Recent work has revealed a weakness in the current specification of Goddag, which leads to problems with the representation of discontinuous elements. A discussion of problems and suggested modifications can be found in Claus Huitfeldt and Michael Sperberg-McQueen: "Representation and processing of Goddag structures: implementation strategies and progress report."

Goddag has already received some attention in the markup research and development community, as can readily be seen by a Web search for the keywords "Goddag" and "markup".

Notation: TexMecs

It is always possible to construct Goddags from XML documents. In the general case, they will be trees, which are subsets of Goddags. It is also possible to construct Goddags from the various mechanisms customarily used in order to represent complex structures in XML. However, these mechanisms depend on application-specific processing and vocabularies, and tend to be cumbersome.

Thus, one may either try to establish standards for the representation of complex structures in XML, or provide an alternative notation which lends itself to a more straightforward representation of complex structures. We believe that these options are complimentary, and that both should be pursued.

Thus, we have defined an alternative notation to XML, TexMecs. TexMecs is partly based on MECS (Multi-Element Code System), a markup language developed by Claus Huitfeldt for the Wittgenstein Archives at the University of Bergen in the 1990ties. (Hence its name: TexMecs stands for "Trivially extended MECS").

The basic principles of its design are:

  • For documents that exhibit a straightforward hierarchical structure, TexMecs is isomorphic to XML.
  • Every TexMecs document is translatable into a Goddag structure without application-specific processing.
  • Every Goddag structure is representable as a TexMecs document.

A particular advantage of TexMecs is a simple and straightforward notation for what we have called complex structures. We also plan to design algorithms for translating widely recognized XML conventions for representation of complex structures into Goddags, and vice versa.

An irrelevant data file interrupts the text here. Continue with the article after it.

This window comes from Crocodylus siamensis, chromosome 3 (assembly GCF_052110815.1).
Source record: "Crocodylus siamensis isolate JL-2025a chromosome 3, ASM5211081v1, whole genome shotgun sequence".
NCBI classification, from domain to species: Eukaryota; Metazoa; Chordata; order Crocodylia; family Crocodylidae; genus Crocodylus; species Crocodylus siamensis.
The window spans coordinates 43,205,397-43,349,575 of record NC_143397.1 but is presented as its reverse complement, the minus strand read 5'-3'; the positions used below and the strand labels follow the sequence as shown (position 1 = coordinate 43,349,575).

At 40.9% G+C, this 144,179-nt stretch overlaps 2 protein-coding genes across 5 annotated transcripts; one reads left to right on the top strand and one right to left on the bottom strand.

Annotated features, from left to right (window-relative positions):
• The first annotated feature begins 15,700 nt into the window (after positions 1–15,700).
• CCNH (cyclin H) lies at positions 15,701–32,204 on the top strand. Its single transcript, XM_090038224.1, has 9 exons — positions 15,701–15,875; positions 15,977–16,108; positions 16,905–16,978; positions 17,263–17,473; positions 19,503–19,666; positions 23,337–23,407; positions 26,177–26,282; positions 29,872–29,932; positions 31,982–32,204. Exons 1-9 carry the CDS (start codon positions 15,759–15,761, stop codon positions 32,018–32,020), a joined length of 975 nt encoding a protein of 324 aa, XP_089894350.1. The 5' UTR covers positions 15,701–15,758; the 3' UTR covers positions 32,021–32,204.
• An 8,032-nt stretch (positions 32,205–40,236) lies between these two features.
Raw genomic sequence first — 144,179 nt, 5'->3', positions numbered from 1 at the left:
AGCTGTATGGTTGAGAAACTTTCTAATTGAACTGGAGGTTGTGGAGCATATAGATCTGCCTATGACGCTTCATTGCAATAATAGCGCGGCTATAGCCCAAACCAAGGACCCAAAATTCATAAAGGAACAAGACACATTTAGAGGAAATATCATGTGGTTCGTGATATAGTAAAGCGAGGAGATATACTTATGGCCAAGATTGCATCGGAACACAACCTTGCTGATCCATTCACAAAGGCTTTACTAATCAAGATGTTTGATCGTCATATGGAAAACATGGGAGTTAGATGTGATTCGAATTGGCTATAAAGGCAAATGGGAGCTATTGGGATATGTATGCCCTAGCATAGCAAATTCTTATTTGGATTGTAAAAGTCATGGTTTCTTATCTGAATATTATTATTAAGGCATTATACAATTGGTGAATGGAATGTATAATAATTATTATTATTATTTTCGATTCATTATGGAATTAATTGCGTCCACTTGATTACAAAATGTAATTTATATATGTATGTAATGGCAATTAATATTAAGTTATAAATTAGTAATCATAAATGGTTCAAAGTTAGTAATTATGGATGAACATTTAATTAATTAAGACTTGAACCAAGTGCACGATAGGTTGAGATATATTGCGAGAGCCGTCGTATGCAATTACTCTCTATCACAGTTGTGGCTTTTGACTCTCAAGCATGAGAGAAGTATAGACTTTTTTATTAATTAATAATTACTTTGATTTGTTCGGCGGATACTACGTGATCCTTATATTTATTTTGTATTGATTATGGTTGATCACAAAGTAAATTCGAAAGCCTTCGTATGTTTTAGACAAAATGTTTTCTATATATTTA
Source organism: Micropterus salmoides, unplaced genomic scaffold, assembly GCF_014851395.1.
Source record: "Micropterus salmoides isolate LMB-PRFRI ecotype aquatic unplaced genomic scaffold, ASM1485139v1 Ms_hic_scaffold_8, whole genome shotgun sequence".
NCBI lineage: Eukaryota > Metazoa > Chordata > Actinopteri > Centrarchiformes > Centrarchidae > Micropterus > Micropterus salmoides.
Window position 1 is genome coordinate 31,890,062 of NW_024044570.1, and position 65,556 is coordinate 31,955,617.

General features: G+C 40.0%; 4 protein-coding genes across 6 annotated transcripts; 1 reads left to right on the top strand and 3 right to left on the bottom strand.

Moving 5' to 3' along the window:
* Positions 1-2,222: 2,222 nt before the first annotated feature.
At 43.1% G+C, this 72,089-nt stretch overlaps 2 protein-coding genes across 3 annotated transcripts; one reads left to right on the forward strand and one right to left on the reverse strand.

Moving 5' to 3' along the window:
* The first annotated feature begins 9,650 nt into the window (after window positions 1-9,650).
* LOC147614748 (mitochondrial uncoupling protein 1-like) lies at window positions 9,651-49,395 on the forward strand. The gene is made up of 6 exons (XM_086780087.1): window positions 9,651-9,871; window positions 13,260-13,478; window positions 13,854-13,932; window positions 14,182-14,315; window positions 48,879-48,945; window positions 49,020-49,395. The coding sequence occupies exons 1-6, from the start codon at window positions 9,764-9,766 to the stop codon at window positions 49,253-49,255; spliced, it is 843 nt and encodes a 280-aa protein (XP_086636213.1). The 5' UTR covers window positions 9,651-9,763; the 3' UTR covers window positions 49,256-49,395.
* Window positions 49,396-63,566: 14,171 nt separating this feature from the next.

For details, see Michael Sperberg-McQueen and Claus Huitfeldt: "TexMecs: An experimental markup meta-language for complex documents"

TexMecs has already received some attention in the markup research and development community, as can readily be seen by a Web search for the keywords "TexMecs" and "markup".

Constraint Language: Duck-Rabbit

One of the most important remaining tasks for the MLCD project is the identification of a constraint mechanism which relates to Goddags as naturally as constituent structure grammars relate to trees, which constitute a subset of Goddags. Constraint languages for XML documents exist in the form of XML DTDs, XML Schema, Relax NG and others. These methods invariably define context-free grammars allowing the representation of XML documents in the form of parse trees. However, since Goddag structures are directed acyclic graphs more general than trees, they cannot easily be identified with parse trees based on context-free grammars.

Several possible ways forward exist and remain to be explored. One approach starts from the observation that Goddags can be projected into sets of tangled trees. One way to achieve at least partial validation of complex documents, therefore, is to write grammars for each such tree and validate each projection against the appropriate grammar. Each such grammar will treat some start- and end-tags in the usual way as brackets surrounding structural units, but treat other start- and end-tags as if they were empty elements. This allows some measure of control over the interaction and overlapping of specific elements in different grammars; whether it provides enough control remains to be explored.

For the most recent proposal, see Michael Sperberg-McQueen: "Rabbit/duck grammars: a validation method for overlapping structures."

Last updated 28.11.2006 by Claus Huitfeldt
Style based on 'SyndicateMe' by rhildred